The 10 Best NBA Starting Lineup Intros Ever
The starting lineup introductions have always been one of my favorite parts of an NBA Basketball game. I just love the energy of the crowd and the excitement leading up to tip-off. The lights go out. The intro music comes on, and the crowd starts to get loud. The home team’s hype video plays on the video board above the court. There is probably a video effects show, fireworks, and a spotlight on the home team’s mascot. Said mascot is usually up to some sort of shenanigans.
The mascot could be waving a flag with the team’s logo like Benny the Bull does in Chicago. Or he could drop in on a rope from the ceiling like Boomer used to do for the Indiana Pacers, or Squatch used to do for the Seattle Supersonics. Hell, the mascot could even come onto the court riding a motorcycle like the Jazz Bear used to do in Utah. Then again, you never know what the Suns Gorilla will do in Phoenix. All these theatrics are done in order to pump up the home crowd before they hear these magic words:
AAAANNNDDDD NOW!!! THE STARTING LINEUP…FOR YOUR….
That’s the part where the home fans go nuts – IF their team is any good. I’m always curious to see how teams do their starting lineups whenever I visit an NBA arena for the first time. What music are they playing? Do the fans have any unique traditions when the visiting team is announced? Does the team do anything cool that isn’t done in any other NBA arena during these intros? How does the PA announcer announce each player’s name? Most importantly, how loud will the crowd get?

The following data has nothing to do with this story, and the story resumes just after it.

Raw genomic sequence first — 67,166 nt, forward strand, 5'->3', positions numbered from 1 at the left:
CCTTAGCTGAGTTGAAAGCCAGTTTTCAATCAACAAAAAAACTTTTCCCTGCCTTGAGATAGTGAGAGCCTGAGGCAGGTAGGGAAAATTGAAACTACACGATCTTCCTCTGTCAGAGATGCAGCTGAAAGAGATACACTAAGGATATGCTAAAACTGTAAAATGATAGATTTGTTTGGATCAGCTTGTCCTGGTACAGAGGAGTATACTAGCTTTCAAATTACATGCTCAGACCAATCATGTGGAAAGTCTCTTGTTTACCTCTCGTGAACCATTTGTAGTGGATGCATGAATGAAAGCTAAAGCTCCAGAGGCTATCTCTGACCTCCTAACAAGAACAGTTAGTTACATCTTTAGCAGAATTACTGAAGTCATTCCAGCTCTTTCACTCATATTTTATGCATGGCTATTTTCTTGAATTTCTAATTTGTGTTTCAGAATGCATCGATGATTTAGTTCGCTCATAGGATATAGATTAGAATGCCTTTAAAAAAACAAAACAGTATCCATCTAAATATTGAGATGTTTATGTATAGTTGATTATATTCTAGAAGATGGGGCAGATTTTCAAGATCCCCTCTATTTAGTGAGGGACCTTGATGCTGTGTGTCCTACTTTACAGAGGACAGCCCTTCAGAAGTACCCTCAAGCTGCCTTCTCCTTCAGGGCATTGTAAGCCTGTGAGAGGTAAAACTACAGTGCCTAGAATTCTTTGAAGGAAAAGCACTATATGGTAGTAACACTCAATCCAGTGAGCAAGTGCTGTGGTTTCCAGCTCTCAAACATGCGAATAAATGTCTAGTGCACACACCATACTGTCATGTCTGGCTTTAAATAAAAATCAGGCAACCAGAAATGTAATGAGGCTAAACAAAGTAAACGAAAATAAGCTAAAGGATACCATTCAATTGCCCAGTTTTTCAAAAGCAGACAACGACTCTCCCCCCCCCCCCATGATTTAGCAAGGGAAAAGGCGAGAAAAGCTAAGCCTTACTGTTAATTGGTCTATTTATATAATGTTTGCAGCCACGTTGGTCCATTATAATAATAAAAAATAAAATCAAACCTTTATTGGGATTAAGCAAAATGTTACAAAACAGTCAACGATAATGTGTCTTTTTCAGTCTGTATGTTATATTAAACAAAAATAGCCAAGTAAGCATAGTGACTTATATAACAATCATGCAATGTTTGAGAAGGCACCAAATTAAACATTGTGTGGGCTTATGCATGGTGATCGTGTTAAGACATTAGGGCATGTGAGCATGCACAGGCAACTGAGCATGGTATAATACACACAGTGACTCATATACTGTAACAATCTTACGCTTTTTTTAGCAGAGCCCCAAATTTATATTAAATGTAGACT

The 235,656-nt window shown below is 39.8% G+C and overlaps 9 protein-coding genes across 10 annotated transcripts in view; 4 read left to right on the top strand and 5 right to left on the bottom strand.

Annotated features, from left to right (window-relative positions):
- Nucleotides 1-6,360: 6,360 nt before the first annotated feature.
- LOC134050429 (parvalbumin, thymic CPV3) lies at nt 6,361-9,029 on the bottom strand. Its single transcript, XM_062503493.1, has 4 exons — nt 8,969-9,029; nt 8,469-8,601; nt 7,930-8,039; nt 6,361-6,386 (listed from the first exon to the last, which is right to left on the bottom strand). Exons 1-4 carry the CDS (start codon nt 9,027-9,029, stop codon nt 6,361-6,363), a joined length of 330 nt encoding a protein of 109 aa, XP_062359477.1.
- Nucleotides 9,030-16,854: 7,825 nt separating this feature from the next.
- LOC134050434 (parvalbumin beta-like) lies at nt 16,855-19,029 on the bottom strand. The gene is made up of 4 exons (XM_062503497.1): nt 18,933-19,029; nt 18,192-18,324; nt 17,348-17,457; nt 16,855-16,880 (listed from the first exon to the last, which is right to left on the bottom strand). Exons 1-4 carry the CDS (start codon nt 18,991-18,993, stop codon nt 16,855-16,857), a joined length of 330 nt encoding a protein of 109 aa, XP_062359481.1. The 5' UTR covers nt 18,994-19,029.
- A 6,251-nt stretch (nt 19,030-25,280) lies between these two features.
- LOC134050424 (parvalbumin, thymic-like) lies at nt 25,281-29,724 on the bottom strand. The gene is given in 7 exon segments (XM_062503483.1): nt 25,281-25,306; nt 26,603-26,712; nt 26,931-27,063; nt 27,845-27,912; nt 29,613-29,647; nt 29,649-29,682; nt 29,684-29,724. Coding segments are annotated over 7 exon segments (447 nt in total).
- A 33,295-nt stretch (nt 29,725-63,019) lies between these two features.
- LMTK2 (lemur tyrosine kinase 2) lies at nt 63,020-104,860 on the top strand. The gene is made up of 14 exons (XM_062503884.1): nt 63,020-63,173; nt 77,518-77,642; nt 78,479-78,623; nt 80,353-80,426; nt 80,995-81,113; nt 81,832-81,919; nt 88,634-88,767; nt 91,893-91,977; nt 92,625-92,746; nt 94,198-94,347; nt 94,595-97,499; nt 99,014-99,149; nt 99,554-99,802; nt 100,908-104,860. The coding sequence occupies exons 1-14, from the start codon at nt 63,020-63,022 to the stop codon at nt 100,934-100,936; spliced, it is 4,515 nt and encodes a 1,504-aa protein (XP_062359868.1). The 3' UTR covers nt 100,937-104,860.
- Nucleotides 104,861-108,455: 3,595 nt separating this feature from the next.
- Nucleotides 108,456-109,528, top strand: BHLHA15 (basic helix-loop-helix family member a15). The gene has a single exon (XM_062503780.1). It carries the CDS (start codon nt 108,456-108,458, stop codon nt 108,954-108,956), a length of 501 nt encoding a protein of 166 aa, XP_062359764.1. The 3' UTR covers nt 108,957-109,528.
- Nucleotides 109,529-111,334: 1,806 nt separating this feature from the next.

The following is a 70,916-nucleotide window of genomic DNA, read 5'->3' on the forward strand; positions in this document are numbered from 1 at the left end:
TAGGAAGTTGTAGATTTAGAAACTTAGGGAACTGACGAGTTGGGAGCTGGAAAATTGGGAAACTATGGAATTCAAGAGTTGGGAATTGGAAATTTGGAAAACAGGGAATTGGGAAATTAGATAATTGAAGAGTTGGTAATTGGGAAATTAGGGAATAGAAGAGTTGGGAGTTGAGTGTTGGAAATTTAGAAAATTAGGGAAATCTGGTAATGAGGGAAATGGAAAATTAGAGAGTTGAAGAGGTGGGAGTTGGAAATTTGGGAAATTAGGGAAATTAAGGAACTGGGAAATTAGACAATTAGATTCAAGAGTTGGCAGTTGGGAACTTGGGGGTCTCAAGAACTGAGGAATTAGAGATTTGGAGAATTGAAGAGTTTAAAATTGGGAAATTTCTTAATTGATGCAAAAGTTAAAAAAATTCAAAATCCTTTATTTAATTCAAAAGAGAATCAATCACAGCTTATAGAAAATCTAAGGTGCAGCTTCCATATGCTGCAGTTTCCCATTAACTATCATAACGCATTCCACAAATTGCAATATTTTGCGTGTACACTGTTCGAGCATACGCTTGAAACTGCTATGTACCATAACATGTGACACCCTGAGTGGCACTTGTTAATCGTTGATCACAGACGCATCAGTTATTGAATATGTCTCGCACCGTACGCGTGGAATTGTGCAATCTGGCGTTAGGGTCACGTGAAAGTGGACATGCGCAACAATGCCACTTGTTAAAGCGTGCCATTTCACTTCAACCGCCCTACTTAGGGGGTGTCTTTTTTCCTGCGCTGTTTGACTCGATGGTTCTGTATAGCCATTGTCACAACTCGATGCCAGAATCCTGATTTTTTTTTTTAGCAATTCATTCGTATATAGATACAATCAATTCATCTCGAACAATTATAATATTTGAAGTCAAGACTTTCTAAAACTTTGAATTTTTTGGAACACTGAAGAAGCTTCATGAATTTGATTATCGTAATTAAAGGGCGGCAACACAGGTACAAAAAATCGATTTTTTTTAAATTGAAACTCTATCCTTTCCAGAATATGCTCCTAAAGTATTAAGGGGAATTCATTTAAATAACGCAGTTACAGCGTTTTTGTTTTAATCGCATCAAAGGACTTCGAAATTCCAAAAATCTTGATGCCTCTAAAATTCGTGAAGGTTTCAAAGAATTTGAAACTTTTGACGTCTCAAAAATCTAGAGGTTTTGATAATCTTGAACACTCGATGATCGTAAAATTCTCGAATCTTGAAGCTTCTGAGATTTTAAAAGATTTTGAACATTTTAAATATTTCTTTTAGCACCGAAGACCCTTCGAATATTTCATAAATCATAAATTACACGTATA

I was spoiled growing up in the Chicagoland area with the 1990s Bulls. There was nothing like that introduction with “Sirius” by The Alan Parsons Project building up the anticipations, the crowd going bonkers, and then PA Announcer bellowing out the name of each player named e,nding with,” FROM NORTH CAAAAAROLINA! AT GUARD! SIX-SIX! MICHAEL JORDAN!!!” Many NBA Teams have had some great starting lineup intros, especially in the 90s. Many say that the Bulls’ production of the starting lineup introductions was second to none in the league during that time. There’s a reason for that.